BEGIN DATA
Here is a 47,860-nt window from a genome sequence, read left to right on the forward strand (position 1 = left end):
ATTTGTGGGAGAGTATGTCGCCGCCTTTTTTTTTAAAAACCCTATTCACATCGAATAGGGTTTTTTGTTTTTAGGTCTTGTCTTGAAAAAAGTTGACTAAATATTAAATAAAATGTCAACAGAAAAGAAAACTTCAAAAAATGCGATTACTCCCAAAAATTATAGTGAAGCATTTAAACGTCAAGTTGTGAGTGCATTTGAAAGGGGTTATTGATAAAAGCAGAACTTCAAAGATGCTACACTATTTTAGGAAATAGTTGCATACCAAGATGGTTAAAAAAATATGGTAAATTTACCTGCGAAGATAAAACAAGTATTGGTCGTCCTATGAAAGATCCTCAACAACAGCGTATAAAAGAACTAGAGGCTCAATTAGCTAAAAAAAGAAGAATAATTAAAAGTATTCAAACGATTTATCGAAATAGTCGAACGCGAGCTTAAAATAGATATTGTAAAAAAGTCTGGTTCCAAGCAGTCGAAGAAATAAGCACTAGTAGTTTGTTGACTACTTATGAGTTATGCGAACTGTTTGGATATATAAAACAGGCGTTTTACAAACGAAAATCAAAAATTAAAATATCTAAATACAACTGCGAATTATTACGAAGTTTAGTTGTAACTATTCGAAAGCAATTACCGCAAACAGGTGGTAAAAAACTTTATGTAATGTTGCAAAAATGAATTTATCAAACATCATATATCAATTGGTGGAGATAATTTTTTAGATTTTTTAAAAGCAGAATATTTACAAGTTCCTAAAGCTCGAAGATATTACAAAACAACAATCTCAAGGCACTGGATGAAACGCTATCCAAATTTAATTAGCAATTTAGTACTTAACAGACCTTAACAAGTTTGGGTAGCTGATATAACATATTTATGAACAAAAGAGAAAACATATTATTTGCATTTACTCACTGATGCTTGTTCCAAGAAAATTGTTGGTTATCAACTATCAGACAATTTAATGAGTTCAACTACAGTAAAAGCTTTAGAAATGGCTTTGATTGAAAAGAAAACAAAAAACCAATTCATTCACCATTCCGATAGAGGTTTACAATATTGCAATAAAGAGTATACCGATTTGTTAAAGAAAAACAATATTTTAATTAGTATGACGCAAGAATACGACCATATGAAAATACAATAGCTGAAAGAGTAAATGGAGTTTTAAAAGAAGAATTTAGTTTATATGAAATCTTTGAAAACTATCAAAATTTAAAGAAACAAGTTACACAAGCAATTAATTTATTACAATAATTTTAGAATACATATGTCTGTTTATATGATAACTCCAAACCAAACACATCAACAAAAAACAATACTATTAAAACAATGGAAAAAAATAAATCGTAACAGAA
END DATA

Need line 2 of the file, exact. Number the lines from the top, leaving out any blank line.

ATTTGTGGGAGAGTATGTCGCCGCCTTTTTTTTTAAAAACCCTATTCACATCGAATAGGGTTTTTTGTTTTTAGGTCTTGTCTTGAAAAAAGTTGACTAAATATTAAATAAAATGTCAACAGAAAAGAAAACTTCAAAAAATGCGATTACTCCCAAAAATTATAGTGAAGCATTTAAACGTCAAGTTGTGAGTGCATTTGAAAGGGGTTATTGATAAAAGCAGAACTTCAAAGATGCTACACTATTTTAGGAAATAGTTGCATACCAAGATGGTTAAAAAAATATGGTAAATTTACCTGCGAAGATAAAACAAGTATTGGTCGTCCTATGAAAGATCCTCAACAACAGCGTATAAAAGAACTAGAGGCTCAATTAGCTAAAAAAAGAAGAATAATTAAAAGTATTCAAACGATTTATCGAAATAGTCGAACGCGAGCTTAAAATAGATATTGTAAAAAAGTCTGGTTCCAAGCAGTCGAAGAAATAAGCACTAGTAGTTTGTTGACTACTTATGAGTTATGCGAACTGTTTGGATATATAAAACAGGCGTTTTACAAACGAAAATCAAAAATTAAAATATCTAAATACAACTGCGAATTATTACGAAGTTTAGTTGTAACTATTCGAAAGCAATTACCGCAAACAGGTGGTAAAAAACTTTATGTAATGTTGCAAAAATGAATTTATCAAACATCATATATCAATTGGTGGAGATAATTTTTTAGATTTTTTAAAAGCAGAATATTTACAAGTTCCTAAAGCTCGAAGATATTACAAAACAACAATCTCAAGGCACTGGATGAAACGCTATCCAAATTTAATTAGCAATTTAGTACTTAACAGACCTTAACAAGTTTGGGTAGCTGATATAACATATTTATGAACAAAAGAGAAAACATATTATTTGCATTTACTCACTGATGCTTGTTCCAAGAAAATTGTTGGTTATCAACTATCAGACAATTTAATGAGTTCAACTACAGTAAAAGCTTTAGAAATGGCTTTGATTGAAAAGAAAACAAAAAACCAATTCATTCACCATTCCGATAGAGGTTTACAATATTGCAATAAAGAGTATACCGATTTGTTAAAGAAAAACAATATTTTAATTAGTATGACGCAAGAATACGACCATATGAAAATACAATAGCTGAAAGAGTAAATGGAGTTTTAAAAGAAGAATTTAGTTTATATGAAATCTTTGAAAACTATCAAAATTTAAAGAAACAAGTTACACAAGCAATTAATTTATTACAATAATTTTAGAATACATATGTCTGTTTATATGATAACTCCAAACCAAACACATCAACAAAAAACAATACTATTAAAACAATGGAAAAAAATAAATCGTAACAGAA